With five home runs in three games to start the season, Adrian Gonzalez has suddenly done what no other major-leaguer in MLB history has accomplished. Not Babe Ruth, not Mickey Mantle, not Roger Maris, not Mark McGwire, and not even Barry Bonds.
Kudos to him, but this is where the slugging stops, right? After all, the steroid-era is over, correct?
The 32-year-old first baseman for the Dodgers has never hit more than 40 home runs in a season (2009) and since we are firmly entrenched in the new dead-ball era, where pitching and defense are what win games, we can rule out the possibility of Gonzalez even approaching Bonds’s 73 home run mark of 2001—or McGwire’s 70, set three years earlier. Right?
McGwire’s run in that fateful summer of 1998 started with a similar bang. The former bash brother, who more resembled Paul Bunyan at the time, started the season with a similar burst to Gonzalez, hitting home runs in each of his first four games. Ten days later, he hit a trio of homers in a game against Arizona and had 11 by the end of April. And with that he was off—as was Sammy Sosa, who “only” hit six in the same month.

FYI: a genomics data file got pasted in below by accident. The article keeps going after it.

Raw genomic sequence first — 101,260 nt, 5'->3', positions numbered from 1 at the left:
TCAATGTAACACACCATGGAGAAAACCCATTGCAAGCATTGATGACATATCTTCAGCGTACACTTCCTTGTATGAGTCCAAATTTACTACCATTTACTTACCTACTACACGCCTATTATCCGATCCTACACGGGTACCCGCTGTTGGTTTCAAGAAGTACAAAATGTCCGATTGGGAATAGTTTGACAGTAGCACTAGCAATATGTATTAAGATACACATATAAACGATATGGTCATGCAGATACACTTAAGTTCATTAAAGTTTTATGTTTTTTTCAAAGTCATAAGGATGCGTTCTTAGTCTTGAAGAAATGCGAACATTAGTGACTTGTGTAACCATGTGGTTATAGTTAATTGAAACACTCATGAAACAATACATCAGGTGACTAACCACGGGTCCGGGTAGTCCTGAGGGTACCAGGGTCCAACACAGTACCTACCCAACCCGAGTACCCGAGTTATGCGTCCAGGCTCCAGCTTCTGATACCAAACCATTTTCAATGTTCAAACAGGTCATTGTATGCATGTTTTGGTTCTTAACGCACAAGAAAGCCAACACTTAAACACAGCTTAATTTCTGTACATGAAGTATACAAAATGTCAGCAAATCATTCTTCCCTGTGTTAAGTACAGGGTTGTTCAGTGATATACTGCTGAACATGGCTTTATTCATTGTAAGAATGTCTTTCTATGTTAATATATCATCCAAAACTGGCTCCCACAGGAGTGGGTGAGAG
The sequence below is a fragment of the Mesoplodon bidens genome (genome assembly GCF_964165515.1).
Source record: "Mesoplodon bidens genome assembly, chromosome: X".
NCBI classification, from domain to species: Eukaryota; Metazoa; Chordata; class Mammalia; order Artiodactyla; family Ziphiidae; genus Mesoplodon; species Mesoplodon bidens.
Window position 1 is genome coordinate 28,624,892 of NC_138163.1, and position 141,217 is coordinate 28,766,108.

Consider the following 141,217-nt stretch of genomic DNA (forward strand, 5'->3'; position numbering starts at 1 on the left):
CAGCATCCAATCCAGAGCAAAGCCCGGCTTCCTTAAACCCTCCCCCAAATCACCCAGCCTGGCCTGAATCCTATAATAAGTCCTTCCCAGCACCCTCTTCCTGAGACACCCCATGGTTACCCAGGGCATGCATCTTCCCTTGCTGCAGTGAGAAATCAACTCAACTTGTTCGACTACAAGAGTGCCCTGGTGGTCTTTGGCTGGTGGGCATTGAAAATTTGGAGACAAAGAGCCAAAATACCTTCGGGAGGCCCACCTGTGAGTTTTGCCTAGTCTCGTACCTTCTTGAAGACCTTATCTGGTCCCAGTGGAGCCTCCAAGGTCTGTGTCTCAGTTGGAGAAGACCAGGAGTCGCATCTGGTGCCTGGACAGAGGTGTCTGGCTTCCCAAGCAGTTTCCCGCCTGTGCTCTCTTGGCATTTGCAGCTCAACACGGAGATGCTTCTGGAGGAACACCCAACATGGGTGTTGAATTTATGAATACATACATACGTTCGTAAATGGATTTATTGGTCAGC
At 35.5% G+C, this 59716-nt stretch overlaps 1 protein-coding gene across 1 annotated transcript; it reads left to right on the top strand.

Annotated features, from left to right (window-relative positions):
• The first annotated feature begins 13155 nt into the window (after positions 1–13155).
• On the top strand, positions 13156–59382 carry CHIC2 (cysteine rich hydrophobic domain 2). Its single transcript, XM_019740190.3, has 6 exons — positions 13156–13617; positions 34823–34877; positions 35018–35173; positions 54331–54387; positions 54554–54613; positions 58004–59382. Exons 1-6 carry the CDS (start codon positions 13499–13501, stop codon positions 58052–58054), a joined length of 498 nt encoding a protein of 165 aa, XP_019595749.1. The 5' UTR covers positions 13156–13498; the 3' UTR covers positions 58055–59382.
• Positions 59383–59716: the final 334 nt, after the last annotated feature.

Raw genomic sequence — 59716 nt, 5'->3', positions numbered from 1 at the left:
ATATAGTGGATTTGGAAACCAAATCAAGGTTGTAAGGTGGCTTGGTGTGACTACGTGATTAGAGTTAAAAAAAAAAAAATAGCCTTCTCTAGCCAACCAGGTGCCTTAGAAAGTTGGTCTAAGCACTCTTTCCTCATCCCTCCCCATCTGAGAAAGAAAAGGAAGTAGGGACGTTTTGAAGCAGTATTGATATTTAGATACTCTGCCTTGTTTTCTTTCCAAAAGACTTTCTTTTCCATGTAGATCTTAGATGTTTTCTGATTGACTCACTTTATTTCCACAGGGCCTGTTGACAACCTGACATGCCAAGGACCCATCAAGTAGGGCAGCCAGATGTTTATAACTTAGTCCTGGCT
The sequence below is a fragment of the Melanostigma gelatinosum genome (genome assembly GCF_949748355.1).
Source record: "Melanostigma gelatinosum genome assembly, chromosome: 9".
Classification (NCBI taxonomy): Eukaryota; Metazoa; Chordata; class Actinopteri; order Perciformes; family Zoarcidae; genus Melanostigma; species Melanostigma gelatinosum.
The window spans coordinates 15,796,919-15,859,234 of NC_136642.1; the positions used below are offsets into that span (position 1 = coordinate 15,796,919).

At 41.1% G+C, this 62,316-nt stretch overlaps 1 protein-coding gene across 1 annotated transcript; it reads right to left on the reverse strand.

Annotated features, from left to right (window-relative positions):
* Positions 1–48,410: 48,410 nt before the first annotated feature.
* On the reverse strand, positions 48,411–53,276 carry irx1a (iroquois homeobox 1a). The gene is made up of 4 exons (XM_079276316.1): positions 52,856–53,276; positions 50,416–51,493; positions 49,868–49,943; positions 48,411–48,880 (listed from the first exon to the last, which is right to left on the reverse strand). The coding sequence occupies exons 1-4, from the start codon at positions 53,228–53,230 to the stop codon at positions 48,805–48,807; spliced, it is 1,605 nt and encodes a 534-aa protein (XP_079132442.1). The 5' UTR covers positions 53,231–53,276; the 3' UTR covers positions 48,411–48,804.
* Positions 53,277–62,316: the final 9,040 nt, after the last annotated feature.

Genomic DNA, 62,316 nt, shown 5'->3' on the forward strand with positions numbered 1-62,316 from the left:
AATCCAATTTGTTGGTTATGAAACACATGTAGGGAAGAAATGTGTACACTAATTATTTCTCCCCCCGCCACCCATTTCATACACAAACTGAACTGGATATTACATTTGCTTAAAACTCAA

Of course, McGwire was coming off back-to-back 50-plus home run seasons and the excitement of someone possibly challenging Roger Maris’s 61 mark was enough to blind fans, like myself, to his ridiculously Herculean physique.
Three years later Barry Bonds, and his incredible growing head (and sudden career peek at the “prime” age of 37), started the season off with a home run in the opener. Twelve days later he began a streak of home runs in six consecutive games and seven in an eight-game span. He too had 11 by the end of the month and was well on his way to passing McGwire’s mark.
All three of the McGwire-Bonds-Sosa trio have yet to set foot in Cooperstown, despite having the numbers to do so as rumors of performance enhancing drugs use has likely tainted their numbers forever, with many calling for asterisks next to their records.
Gonzalez is only three games into the season and it’s way too soon to think anyone’s tainted records are in jeopardy. Nor is there any reason to suspect anything the standup first-baseman for the Dodgers does would turn out to be tainted. So while he likely won’t end up going on to erase Bonds’s single-season record, whatever he does achieve won’t likely make us baseball purists want to mark it with an asterisks at the end.